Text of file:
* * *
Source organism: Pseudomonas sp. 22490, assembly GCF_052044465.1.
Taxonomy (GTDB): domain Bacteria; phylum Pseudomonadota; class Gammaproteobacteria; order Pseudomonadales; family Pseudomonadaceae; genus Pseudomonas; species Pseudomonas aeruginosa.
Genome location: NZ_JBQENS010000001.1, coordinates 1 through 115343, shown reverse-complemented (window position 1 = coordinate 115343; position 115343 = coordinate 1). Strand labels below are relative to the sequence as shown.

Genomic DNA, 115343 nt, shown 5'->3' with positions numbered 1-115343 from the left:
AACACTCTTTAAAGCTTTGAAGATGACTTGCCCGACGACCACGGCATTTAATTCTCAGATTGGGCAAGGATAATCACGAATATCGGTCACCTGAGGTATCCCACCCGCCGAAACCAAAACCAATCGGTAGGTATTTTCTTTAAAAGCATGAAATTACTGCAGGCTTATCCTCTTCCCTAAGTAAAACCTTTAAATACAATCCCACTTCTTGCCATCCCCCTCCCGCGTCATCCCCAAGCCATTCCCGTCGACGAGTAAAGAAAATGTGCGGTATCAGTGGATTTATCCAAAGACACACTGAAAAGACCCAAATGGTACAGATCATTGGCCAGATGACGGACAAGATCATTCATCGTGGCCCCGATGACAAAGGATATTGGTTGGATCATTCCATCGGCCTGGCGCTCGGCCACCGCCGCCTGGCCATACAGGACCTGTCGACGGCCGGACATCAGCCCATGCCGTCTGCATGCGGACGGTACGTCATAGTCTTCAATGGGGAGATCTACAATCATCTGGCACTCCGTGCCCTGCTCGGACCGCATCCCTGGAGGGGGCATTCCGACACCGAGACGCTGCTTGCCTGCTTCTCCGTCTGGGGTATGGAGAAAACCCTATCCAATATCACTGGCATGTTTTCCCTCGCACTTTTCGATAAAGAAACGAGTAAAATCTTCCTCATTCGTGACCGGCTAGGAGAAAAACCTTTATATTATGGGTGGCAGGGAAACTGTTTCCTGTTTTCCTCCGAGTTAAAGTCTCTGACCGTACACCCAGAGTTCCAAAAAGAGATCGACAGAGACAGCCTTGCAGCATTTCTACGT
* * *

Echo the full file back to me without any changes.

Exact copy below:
Source organism: Pseudomonas sp. 22490, assembly GCF_052044465.1.
Taxonomy (GTDB): domain Bacteria; phylum Pseudomonadota; class Gammaproteobacteria; order Pseudomonadales; family Pseudomonadaceae; genus Pseudomonas; species Pseudomonas aeruginosa.
Genome location: NZ_JBQENS010000001.1, coordinates 1 through 115343, shown reverse-complemented (window position 1 = coordinate 115343; position 115343 = coordinate 1). Strand labels below are relative to the sequence as shown.

Genomic DNA, 115343 nt, shown 5'->3' with positions numbered 1-115343 from the left:
AACACTCTTTAAAGCTTTGAAGATGACTTGCCCGACGACCACGGCATTTAATTCTCAGATTGGGCAAGGATAATCACGAATATCGGTCACCTGAGGTATCCCACCCGCCGAAACCAAAACCAATCGGTAGGTATTTTCTTTAAAAGCATGAAATTACTGCAGGCTTATCCTCTTCCCTAAGTAAAACCTTTAAATACAATCCCACTTCTTGCCATCCCCCTCCCGCGTCATCCCCAAGCCATTCCCGTCGACGAGTAAAGAAAATGTGCGGTATCAGTGGATTTATCCAAAGACACACTGAAAAGACCCAAATGGTACAGATCATTGGCCAGATGACGGACAAGATCATTCATCGTGGCCCCGATGACAAAGGATATTGGTTGGATCATTCCATCGGCCTGGCGCTCGGCCACCGCCGCCTGGCCATACAGGACCTGTCGACGGCCGGACATCAGCCCATGCCGTCTGCATGCGGACGGTACGTCATAGTCTTCAATGGGGAGATCTACAATCATCTGGCACTCCGTGCCCTGCTCGGACCGCATCCCTGGAGGGGGCATTCCGACACCGAGACGCTGCTTGCCTGCTTCTCCGTCTGGGGTATGGAGAAAACCCTATCCAATATCACTGGCATGTTTTCCCTCGCACTTTTCGATAAAGAAACGAGTAAAATCTTCCTCATTCGTGACCGGCTAGGAGAAAAACCTTTATATTATGGGTGGCAGGGAAACTGTTTCCTGTTTTCCTCCGAGTTAAAGTCTCTGACCGTACACCCAGAGTTCCAAAAAGAGATCGACAGAGACAGCCTTGCAGCATTTCTACGT